Make sure that your access point password follows a WPA2 encryption protocol, or failing that WPA-AES. The WEP protocol on the other hand is not secure, since it can be broken in a few minutes using software.
Modify the connection key, by a new, long one (12 characters or more), by varying the types of characters.
It is not recommended to let people outside your company use your Wi-Fi network.
Outside of your company, use only private, trusted Wi-Fi networks, and make sure your computer or phone has sufficient protections (antivirus and firewall).
6. THE CASE OF SMARTPHONES AND TABLETS
These terminals are as sensitive as computers, and have very little basic security. They are therefore potential targets.
Be vigilant with the applications you download, and control the access they request (contacts, geographic information, etc.)
Like computers, make regular backups to an external device.
7. IN CASE OF DISPLACEMENT
Mobile devices add a risk, which must be prevented in various ways:
- Choose dedicated equipment outside, with restricted access and data. Back up the data beforehand, and check that the passwords are not pre-saved.
- Against physical threats, you can affix a distinctive sign on the equipment, and use a privacy filter.
- Never part with your material. If you have to, remove the SIM card and battery. Also let your company know.
- Turn off Wi-Fi and Bluetooth, and avoid connecting untrusted devices. Use a USB key, intended for this exclusive use, if necessary.
- When you return to your premises, clean your browsing data (password, history, etc.) and have your device analyzed.
Simple precautions can secure it:
- Check the identity of the sender, and the consistency of his e-mail address with his identity announced in the e-mail. If in doubt, do not hesitate to call the company in question.
- Only open attachments from senders you know for sure. Also check the size and format of the attachment.
- Leave your mouse over the links to view their full content. Check their consistency before opening them.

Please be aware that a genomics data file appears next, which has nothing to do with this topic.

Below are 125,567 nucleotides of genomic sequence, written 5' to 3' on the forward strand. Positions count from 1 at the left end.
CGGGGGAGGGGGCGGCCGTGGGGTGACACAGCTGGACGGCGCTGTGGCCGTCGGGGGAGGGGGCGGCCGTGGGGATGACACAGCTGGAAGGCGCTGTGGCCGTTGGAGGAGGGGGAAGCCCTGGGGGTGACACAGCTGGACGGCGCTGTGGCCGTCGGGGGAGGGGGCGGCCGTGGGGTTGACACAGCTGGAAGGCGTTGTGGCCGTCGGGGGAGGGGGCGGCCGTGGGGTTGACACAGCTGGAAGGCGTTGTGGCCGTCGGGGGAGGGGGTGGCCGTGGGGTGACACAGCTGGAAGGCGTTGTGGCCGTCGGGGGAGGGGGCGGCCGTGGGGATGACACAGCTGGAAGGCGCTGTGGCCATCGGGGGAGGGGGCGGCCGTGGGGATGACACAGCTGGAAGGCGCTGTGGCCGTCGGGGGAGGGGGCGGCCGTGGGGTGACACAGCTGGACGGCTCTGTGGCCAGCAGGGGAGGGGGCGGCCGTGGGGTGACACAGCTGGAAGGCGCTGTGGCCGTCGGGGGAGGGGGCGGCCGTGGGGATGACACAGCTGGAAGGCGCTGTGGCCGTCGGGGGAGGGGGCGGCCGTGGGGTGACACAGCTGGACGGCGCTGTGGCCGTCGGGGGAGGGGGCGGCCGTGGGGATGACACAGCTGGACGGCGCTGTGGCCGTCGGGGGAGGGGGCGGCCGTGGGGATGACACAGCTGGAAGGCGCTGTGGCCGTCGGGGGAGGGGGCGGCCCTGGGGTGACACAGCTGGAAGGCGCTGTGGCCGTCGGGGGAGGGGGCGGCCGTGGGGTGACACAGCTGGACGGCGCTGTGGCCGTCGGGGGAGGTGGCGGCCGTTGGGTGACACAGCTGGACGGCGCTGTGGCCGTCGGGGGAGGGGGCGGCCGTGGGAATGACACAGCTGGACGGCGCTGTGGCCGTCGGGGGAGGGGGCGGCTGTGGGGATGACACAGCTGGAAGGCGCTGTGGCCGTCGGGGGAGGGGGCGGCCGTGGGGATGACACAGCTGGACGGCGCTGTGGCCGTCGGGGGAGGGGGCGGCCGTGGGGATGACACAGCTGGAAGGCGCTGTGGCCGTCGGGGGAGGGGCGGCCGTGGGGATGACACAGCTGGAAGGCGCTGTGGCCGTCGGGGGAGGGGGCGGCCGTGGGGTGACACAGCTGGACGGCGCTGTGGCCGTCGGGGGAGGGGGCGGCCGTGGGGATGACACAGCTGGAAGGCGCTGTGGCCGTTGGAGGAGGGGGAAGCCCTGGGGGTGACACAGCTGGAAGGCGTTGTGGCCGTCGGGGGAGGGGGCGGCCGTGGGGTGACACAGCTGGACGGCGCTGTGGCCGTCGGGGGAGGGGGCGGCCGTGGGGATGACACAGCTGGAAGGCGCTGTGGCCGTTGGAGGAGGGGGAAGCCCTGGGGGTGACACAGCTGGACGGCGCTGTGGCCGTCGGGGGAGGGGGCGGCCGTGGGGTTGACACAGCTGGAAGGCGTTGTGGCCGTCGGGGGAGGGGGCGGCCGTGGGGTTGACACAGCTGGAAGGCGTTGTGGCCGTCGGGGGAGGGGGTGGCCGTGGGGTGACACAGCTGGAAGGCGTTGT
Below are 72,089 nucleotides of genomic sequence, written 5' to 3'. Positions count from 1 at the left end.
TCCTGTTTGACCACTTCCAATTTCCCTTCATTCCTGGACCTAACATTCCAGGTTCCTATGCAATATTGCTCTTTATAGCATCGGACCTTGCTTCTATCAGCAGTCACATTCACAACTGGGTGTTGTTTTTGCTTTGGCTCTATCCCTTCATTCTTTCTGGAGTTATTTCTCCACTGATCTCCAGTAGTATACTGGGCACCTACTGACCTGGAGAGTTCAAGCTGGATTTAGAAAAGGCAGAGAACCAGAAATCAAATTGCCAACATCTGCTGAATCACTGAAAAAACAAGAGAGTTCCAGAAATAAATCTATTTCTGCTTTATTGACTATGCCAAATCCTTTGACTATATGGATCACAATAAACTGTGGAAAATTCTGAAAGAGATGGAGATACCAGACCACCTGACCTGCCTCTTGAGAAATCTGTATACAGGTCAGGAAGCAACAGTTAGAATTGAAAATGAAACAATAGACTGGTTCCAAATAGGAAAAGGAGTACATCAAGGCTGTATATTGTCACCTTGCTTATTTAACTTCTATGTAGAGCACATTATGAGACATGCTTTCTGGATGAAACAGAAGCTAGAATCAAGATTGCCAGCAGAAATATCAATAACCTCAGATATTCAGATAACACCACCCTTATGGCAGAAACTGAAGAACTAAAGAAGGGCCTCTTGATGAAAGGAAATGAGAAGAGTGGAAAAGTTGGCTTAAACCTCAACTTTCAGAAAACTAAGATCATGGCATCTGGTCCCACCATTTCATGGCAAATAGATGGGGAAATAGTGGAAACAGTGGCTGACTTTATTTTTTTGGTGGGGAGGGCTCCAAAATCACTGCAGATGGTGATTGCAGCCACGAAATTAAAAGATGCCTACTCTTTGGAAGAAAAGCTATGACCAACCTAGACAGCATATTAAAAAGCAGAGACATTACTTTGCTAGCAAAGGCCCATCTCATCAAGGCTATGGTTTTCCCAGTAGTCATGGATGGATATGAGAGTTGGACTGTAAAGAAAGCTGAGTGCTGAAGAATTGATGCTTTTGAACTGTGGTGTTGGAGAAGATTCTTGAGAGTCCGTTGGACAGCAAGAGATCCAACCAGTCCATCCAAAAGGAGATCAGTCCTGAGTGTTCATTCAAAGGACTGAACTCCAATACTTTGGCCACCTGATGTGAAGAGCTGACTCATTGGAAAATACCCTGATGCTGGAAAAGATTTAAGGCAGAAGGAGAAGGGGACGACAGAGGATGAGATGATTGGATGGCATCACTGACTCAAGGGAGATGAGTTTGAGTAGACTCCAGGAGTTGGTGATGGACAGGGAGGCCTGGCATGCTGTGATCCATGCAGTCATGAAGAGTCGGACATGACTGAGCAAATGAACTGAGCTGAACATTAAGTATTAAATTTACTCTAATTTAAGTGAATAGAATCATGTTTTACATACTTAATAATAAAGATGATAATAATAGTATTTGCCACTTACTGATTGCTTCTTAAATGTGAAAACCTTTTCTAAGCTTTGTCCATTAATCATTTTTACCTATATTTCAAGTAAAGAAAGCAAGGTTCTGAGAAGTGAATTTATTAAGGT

- Never send confidential data by email, especially if it is requested. A trusted organization will not ask you for a password or bank details this way.
- Disable the automatic opening of downloaded documents, and scan them with your antivirus.
9. SOFTWARE INSTALLATION
Always download software from the publisher’s official website. You will be assured of the authenticity of the program, as well as to have an up-to-date version.
Read each window carefully, some editors redouble their imagination to make you install these third-party programs.
Disable the automatic opening of programs, and scan them with your antivirus before installation.
10. INTERNET PAYMENT
Paying on the internet can be an opportunity for a hacker to intercept your bank details.
Check for the presence of a padlock, or the words http S : //, in the address bar of your browser.
Check the address for accuracy, being aware of any spelling mistakes.
When making your purchase, use strong authentication if possible, via an SMS. Your bank certainly offers secure payment methods. Feel free to use them.
11. PERSONAL AND PROFESSIONAL USE
Personal equipment does not enjoy the same level of security as professional devices. Thus, some attacks target personal devices, before infecting professional equipment.
To avoid this :
- Do not forward business emails to personal voicemail, and vice versa.
- Do not interconnect personal and professional peripherals (USB key, telephone, etc.)
- Do not host business data on your personal equipment.
12. INFORMATION, DATA AND DIGITAL IDENTITY
Your personal information is precious, and posting it online makes you lose all control over it. Some people can even use it to deduce your passwords, access your computer systems, etc.
Thus, only transmit a minimum of information in the online forms. Be aware of who asks for them.
Limit your information on social media. Set your privacy settings there.